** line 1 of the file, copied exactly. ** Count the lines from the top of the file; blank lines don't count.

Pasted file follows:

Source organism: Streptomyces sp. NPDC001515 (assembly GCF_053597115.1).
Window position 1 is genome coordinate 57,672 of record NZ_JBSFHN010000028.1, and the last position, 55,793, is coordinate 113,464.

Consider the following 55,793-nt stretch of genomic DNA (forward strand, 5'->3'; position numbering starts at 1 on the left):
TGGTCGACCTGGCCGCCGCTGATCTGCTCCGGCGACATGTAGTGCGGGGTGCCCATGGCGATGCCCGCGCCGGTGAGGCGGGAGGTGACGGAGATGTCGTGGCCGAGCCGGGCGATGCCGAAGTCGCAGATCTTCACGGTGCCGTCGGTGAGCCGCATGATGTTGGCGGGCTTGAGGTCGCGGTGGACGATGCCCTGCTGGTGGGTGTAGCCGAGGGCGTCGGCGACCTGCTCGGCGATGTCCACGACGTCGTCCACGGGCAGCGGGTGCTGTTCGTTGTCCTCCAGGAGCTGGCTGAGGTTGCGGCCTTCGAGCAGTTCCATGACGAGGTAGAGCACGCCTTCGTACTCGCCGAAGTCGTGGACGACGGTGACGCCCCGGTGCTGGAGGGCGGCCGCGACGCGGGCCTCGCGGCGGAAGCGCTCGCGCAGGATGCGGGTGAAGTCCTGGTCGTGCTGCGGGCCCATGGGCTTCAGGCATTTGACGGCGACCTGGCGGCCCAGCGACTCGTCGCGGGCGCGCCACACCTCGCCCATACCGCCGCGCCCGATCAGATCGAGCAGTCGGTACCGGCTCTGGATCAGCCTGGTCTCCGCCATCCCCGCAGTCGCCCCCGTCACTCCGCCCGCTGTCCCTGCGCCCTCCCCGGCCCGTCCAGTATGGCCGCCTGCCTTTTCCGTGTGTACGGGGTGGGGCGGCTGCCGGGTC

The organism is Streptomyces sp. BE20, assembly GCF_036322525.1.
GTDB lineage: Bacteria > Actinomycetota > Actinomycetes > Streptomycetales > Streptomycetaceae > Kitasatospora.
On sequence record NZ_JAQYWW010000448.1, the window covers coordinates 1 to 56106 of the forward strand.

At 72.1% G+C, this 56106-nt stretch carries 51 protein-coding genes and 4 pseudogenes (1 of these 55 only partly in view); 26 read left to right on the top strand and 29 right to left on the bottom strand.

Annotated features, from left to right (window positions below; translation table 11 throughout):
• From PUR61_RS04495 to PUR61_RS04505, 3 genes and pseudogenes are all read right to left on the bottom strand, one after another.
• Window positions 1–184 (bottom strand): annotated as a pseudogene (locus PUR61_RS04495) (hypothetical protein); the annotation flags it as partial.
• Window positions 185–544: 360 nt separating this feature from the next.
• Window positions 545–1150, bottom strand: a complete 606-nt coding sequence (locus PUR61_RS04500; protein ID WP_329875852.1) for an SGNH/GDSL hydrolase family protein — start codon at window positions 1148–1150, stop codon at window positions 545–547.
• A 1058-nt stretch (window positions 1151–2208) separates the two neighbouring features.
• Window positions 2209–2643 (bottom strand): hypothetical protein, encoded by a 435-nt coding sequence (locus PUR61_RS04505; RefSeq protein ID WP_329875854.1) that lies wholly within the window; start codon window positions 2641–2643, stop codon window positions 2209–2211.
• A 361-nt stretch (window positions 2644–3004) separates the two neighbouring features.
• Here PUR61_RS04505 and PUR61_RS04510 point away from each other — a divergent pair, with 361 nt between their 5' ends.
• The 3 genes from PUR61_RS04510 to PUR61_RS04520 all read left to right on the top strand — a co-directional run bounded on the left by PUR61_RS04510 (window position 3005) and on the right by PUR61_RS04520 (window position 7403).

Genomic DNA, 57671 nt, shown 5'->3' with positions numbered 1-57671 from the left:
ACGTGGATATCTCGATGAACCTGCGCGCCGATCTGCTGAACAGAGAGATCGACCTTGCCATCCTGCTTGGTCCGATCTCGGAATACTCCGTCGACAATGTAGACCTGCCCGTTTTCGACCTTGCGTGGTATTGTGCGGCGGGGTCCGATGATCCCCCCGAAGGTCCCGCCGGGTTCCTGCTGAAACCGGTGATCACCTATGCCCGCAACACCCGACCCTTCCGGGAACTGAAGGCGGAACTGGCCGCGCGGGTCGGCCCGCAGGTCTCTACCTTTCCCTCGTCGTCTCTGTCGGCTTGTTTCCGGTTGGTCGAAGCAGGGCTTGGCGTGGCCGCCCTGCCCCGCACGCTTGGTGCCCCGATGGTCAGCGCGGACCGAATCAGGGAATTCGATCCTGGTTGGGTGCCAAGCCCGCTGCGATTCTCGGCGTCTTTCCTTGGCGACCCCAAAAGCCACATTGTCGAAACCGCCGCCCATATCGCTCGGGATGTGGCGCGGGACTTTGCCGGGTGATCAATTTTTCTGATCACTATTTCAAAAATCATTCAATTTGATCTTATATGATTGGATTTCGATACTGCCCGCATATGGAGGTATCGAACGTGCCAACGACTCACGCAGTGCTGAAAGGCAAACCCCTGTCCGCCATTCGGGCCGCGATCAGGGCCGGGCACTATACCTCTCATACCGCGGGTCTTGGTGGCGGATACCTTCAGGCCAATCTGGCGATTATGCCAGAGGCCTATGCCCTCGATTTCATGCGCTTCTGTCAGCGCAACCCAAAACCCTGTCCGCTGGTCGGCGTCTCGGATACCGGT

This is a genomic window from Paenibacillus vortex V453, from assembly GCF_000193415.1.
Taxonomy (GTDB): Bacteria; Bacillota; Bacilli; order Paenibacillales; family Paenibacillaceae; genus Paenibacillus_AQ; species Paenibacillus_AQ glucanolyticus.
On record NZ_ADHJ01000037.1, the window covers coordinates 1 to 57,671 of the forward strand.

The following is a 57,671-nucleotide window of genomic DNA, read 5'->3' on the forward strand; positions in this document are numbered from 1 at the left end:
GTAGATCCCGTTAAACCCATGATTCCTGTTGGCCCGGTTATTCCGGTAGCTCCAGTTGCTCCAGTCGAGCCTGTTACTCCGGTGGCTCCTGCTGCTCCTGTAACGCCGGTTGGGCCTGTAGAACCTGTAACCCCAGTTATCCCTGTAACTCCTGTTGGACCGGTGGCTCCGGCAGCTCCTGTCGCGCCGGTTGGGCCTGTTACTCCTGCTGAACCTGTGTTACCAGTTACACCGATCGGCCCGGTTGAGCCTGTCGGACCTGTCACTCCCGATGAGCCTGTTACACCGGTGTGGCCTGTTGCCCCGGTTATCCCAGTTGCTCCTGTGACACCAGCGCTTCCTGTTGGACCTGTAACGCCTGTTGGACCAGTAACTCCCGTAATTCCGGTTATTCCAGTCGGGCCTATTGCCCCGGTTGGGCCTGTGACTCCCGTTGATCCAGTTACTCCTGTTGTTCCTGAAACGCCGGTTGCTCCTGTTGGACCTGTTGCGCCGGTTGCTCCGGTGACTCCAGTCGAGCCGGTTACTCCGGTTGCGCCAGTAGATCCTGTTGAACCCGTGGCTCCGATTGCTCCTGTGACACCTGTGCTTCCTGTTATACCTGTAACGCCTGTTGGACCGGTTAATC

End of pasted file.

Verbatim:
Source organism: Streptomyces sp. NPDC001515 (assembly GCF_053597115.1).